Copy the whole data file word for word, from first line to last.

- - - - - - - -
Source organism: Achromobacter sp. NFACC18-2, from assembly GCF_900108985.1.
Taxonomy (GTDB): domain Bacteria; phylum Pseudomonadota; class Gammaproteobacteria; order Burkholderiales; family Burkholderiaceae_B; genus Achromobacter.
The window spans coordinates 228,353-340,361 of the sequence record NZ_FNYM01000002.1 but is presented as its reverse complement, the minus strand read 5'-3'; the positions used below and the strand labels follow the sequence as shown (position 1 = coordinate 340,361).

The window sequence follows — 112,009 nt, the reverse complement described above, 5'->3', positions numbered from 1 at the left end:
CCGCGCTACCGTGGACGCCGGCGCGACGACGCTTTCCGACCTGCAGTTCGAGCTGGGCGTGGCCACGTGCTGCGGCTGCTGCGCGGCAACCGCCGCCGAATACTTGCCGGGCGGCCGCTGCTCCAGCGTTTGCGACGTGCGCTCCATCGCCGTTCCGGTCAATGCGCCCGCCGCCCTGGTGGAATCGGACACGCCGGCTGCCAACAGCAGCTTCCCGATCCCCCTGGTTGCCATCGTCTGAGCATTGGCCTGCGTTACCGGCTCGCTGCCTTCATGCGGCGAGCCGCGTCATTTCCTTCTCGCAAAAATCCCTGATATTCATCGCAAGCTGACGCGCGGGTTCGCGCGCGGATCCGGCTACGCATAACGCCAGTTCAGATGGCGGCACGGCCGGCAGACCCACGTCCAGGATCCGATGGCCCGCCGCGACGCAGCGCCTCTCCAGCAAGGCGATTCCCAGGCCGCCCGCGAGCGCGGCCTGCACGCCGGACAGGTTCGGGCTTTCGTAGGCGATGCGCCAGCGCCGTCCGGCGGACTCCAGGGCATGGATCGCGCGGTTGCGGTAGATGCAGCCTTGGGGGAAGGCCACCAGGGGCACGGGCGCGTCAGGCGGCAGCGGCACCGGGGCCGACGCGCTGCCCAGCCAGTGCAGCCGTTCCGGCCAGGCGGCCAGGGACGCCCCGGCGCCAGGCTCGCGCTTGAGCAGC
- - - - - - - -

Source organism: Achromobacter sp. NFACC18-2, from assembly GCF_900108985.1.
Taxonomy (GTDB): domain Bacteria; phylum Pseudomonadota; class Gammaproteobacteria; order Burkholderiales; family Burkholderiaceae_B; genus Achromobacter.
The window spans coordinates 228,353-340,361 of the sequence record NZ_FNYM01000002.1 but is presented as its reverse complement, the minus strand read 5'-3'; the positions used below and the strand labels follow the sequence as shown (position 1 = coordinate 340,361).

The window sequence follows — 112,009 nt, the reverse complement described above, 5'->3', positions numbered from 1 at the left end:
CCGCGCTACCGTGGACGCCGGCGCGACGACGCTTTCCGACCTGCAGTTCGAGCTGGGCGTGGCCACGTGCTGCGGCTGCTGCGCGGCAACCGCCGCCGAATACTTGCCGGGCGGCCGCTGCTCCAGCGTTTGCGACGTGCGCTCCATCGCCGTTCCGGTCAATGCGCCCGCCGCCCTGGTGGAATCGGACACGCCGGCTGCCAACAGCAGCTTCCCGATCCCCCTGGTTGCCATCGTCTGAGCATTGGCCTGCGTTACCGGCTCGCTGCCTTCATGCGGCGAGCCGCGTCATTTCCTTCTCGCAAAAATCCCTGATATTCATCGCAAGCTGACGCGCGGGTTCGCGCGCGGATCCGGCTACGCATAACGCCAGTTCAGATGGCGGCACGGCCGGCAGACCCACGTCCAGGATCCGATGGCCCGCCGCGACGCAGCGCCTCTCCAGCAAGGCGATTCCCAGGCCGCCCGCGAGCGCGGCCTGCACGCCGGACAGGTTCGGGCTTTCGTAGGCGATGCGCCAGCGCCGTCCGGCGGACTCCAGGGCATGGATCGCGCGGTTGCGGTAGATGCAGCCTTGGGGGAAGGCCACCAGGGGCACGGGCGCGTCAGGCGGCAGCGGCACCGGGGCCGACGCGCTGCCCAGCCAGTGCAGCCGTTCCGGCCAGGCGGCCAGGGACGCCCCGGCGCCAGGCTCGCGCTTGAGCAGC